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Let $A \subseteq \mathbb{R}$ and $f:A \to (0, \infty), \: g:A \to \mathbb{R}$ be two differentiable functions. Prove that $f^g:A \to \mathbb{R}$ is also differentiable, using limits.

Let $x_0 \in A$ be arbitrary. In other words, we have to prove that there is a finite number $$l=\lim_{x\to x_0}\frac{f(x)^{g(x)}-f(x_0)^{g(x_0)}}{x-x_0}$$ I tried to get a common factor ouside the limit: $$l=f(x_0)^{g(x_0)}\lim_{x \to x_0}\frac{\frac{f(x)^{g(x)}}{f(x_0)^{g(x_0)}}-1}{x-x_0}$$ but I'm not quite sure how to continue.

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3 Answers 3

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You are proceeding in right direction. The next step is to write $f^{g} /f_{0}^{g_{0}}$ in terms of exponential and logarithmic functions as $$\exp\log\frac{f(x) ^{g(x)}} {f(x_{0})^{g(x_{0})}} =\exp(g(x)\log f(x) - g(x_{0})\log f(x_{0}))$$ and note that the argument of $\exp$ function tends to $0$ as $x\to x_{0}$. Denoting this complicated argument by $t$ we can see that the derivative is given by $$\lim_{x\to x_{0}}f(x_{0})^{g(x_{0})}\cdot\frac{\exp(t)-1}{t}\cdot\frac{t}{x-x_{0}}$$ and this is same as $$f(x_{0})^{g(x_{0})}\lim_{x\to x_{0}}\frac{g(x)\log f(x) - g(x_{0})\log f(x_{0})}{x-x_{0}}$$ I hope you can take it from here.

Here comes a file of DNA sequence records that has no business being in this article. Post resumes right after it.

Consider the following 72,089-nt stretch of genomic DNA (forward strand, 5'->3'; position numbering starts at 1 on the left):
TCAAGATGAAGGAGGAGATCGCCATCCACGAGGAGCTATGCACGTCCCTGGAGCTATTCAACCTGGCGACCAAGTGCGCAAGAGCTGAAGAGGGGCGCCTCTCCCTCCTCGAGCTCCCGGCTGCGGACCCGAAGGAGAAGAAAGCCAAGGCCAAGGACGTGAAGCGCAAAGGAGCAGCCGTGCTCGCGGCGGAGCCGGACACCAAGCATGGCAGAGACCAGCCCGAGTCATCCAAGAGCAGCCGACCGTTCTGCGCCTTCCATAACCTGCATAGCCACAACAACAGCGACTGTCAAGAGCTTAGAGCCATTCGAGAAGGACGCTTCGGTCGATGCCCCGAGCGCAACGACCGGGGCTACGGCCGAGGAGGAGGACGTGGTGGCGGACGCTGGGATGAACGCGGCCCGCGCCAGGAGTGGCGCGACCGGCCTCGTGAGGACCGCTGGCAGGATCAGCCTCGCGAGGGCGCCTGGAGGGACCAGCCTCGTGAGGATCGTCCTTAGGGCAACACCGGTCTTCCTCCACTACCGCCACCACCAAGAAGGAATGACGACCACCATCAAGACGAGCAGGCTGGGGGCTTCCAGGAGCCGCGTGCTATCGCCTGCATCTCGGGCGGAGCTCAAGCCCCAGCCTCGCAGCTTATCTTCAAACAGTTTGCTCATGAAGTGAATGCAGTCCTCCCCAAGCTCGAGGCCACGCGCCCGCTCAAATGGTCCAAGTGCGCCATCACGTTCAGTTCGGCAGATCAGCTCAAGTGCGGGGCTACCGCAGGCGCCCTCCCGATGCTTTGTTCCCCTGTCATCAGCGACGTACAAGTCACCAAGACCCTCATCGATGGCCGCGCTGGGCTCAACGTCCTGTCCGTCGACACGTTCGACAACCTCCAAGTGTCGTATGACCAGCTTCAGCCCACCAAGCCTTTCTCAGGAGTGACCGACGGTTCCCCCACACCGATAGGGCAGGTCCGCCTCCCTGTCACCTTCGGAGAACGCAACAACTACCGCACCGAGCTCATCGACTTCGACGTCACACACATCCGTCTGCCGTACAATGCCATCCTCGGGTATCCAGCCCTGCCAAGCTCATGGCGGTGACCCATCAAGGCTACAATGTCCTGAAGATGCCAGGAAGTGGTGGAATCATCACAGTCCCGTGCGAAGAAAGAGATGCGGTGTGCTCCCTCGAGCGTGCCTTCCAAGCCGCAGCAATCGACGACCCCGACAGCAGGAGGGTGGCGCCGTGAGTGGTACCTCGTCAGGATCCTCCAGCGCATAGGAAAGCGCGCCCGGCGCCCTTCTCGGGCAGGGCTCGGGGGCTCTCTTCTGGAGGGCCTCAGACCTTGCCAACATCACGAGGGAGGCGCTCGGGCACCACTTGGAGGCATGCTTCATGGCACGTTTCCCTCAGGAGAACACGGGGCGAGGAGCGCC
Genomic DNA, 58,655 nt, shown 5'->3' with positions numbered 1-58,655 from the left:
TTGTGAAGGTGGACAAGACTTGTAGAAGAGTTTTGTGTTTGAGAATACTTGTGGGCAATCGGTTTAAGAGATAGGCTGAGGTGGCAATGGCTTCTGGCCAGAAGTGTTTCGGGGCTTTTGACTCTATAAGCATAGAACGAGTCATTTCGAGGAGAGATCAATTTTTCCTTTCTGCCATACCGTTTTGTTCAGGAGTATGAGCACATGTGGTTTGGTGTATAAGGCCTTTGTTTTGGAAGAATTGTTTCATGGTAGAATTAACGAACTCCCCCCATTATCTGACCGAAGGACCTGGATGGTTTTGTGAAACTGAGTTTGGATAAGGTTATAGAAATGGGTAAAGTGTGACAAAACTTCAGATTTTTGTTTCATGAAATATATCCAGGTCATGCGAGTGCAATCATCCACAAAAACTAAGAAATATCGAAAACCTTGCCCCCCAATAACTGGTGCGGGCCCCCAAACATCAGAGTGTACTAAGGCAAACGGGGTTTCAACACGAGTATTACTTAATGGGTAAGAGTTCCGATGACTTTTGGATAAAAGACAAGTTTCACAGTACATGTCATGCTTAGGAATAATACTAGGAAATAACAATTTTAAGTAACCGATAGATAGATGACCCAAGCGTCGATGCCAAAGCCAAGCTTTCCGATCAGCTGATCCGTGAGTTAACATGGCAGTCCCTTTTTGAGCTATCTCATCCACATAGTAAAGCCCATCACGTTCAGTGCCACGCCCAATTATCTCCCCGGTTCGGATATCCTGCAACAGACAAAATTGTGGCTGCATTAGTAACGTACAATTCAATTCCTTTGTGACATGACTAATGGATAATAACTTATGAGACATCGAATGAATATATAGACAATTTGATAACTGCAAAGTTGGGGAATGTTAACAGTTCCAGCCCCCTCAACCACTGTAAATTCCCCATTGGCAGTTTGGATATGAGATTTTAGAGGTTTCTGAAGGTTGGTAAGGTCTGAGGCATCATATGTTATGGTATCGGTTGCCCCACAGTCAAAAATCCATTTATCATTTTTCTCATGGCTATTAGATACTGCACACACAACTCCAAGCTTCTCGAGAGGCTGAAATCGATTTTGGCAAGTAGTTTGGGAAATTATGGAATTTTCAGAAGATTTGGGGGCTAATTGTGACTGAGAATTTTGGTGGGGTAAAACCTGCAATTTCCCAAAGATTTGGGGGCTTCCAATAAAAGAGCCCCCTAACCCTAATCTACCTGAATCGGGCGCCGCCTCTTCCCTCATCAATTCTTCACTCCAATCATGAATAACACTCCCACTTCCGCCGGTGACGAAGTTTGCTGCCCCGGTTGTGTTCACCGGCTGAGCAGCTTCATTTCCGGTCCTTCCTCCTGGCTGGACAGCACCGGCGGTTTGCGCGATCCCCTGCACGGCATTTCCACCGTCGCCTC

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  • $\begingroup$ Yes! Thank you very much, this is brilliant! $\endgroup$
    – Shroud
    Commented Aug 23, 2017 at 8:44
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The composition of differentiable functions is differentiable (chain rule), as is the product of differentiable functions (product rule). Therefore the function $\ln f(x)$ is differentiable, hence $g(x)\ln f(x)$ is differentiable. Thus

$$f(x)^{g(x)} = \exp (g(x)\ln f(x))$$

is differentiable.

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Unfortunately, I'm also not sure how to go about this using limit. Let $F=f^g$.

\begin{align*} \log F(x) &= g(x) \log f(x)\\ \frac{F'(x)}{F(x)} &= g'(x)\log f(x) + \frac{g(x)f'(x)}{f(x)}\\ F'(x) &= f(x)^{g(x)} \left\{g'(x)\log f(x) + \frac{g(x)f'(x)}{f(x)}\right\} \end{align*}

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  • $\begingroup$ I believe that, without limits, we can write $f^g=e^{g\ln f}$. Since the composition of two differentiable functions is also differentiable (can be proven with limits) we see that $\ln f$ is differentiable, then $g\ln f$ is differentiable, thus $e^{g\ln f}=f^g$ is finally differentiable. $\endgroup$
    – Shroud
    Commented Aug 23, 2017 at 6:42

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